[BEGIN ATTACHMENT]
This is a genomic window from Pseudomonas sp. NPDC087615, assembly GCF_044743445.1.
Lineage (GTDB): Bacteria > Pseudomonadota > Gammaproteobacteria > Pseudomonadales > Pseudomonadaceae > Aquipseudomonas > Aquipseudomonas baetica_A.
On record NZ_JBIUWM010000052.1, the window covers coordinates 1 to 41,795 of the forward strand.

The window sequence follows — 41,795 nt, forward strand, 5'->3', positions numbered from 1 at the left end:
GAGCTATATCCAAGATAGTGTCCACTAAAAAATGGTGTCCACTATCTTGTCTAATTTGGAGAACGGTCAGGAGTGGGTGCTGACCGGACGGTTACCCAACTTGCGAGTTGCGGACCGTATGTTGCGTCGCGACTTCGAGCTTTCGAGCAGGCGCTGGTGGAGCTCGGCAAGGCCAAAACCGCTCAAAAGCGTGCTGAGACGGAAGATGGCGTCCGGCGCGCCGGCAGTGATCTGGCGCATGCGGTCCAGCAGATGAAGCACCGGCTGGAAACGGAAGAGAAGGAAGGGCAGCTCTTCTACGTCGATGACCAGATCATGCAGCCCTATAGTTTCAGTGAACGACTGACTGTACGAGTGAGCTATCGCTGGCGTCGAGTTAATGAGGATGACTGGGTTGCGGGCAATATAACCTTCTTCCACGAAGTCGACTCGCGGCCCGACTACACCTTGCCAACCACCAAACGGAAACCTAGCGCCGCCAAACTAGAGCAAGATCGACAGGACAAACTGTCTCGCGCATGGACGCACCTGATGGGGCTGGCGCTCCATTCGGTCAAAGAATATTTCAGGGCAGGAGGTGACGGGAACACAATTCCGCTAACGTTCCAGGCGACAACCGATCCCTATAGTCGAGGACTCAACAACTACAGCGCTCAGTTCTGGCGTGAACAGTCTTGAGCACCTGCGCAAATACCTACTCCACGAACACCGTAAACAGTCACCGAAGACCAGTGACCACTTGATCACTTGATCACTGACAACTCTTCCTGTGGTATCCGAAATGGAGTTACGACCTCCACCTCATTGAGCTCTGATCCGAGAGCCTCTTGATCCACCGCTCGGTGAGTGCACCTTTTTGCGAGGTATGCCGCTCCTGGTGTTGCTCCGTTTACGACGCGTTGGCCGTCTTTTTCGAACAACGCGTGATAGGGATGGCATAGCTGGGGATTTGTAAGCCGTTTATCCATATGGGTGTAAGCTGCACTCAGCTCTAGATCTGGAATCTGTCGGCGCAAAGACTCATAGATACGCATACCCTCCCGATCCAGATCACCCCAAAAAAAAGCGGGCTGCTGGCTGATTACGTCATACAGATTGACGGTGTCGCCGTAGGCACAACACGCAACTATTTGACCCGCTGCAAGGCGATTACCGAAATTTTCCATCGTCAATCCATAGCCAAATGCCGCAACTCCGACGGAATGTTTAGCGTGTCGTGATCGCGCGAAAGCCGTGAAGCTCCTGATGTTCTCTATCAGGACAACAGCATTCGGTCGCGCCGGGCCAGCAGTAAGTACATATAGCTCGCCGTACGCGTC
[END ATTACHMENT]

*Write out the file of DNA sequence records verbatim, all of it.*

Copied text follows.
This is a genomic window from Pseudomonas sp. NPDC087615, assembly GCF_044743445.1.
Lineage (GTDB): Bacteria > Pseudomonadota > Gammaproteobacteria > Pseudomonadales > Pseudomonadaceae > Aquipseudomonas > Aquipseudomonas baetica_A.
On record NZ_JBIUWM010000052.1, the window covers coordinates 1 to 41,795 of the forward strand.

The window sequence follows — 41,795 nt, forward strand, 5'->3', positions numbered from 1 at the left end:
GAGCTATATCCAAGATAGTGTCCACTAAAAAATGGTGTCCACTATCTTGTCTAATTTGGAGAACGGTCAGGAGTGGGTGCTGACCGGACGGTTACCCAACTTGCGAGTTGCGGACCGTATGTTGCGTCGCGACTTCGAGCTTTCGAGCAGGCGCTGGTGGAGCTCGGCAAGGCCAAAACCGCTCAAAAGCGTGCTGAGACGGAAGATGGCGTCCGGCGCGCCGGCAGTGATCTGGCGCATGCGGTCCAGCAGATGAAGCACCGGCTGGAAACGGAAGAGAAGGAAGGGCAGCTCTTCTACGTCGATGACCAGATCATGCAGCCCTATAGTTTCAGTGAACGACTGACTGTACGAGTGAGCTATCGCTGGCGTCGAGTTAATGAGGATGACTGGGTTGCGGGCAATATAACCTTCTTCCACGAAGTCGACTCGCGGCCCGACTACACCTTGCCAACCACCAAACGGAAACCTAGCGCCGCCAAACTAGAGCAAGATCGACAGGACAAACTGTCTCGCGCATGGACGCACCTGATGGGGCTGGCGCTCCATTCGGTCAAAGAATATTTCAGGGCAGGAGGTGACGGGAACACAATTCCGCTAACGTTCCAGGCGACAACCGATCCCTATAGTCGAGGACTCAACAACTACAGCGCTCAGTTCTGGCGTGAACAGTCTTGAGCACCTGCGCAAATACCTACTCCACGAACACCGTAAACAGTCACCGAAGACCAGTGACCACTTGATCACTTGATCACTGACAACTCTTCCTGTGGTATCCGAAATGGAGTTACGACCTCCACCTCATTGAGCTCTGATCCGAGAGCCTCTTGATCCACCGCTCGGTGAGTGCACCTTTTTGCGAGGTATGCCGCTCCTGGTGTTGCTCCGTTTACGACGCGTTGGCCGTCTTTTTCGAACAACGCGTGATAGGGATGGCATAGCTGGGGATTTGTAAGCCGTTTATCCATATGGGTGTAAGCTGCACTCAGCTCTAGATCTGGAATCTGTCGGCGCAAAGACTCATAGATACGCATACCCTCCCGATCCAGATCACCCCAAAAAAAAGCGGGCTGCTGGCTGATTACGTCATACAGATTGACGGTGTCGCCGTAGGCACAACACGCAACTATTTGACCCGCTGCAAGGCGATTACCGAAATTTTCCATCGTCAATCCATAGCCAAATGCCGCAACTCCGACGGAATGTTTAGCGTGTCGTGATCGCGCGAAAGCCGTGAAGCTCCTGATGTTCTCTATCAGGACAACAGCATTCGGTCGCGCCGGGCCAGCAGTAAGTACATATAGCTCGCCGTACGCGTC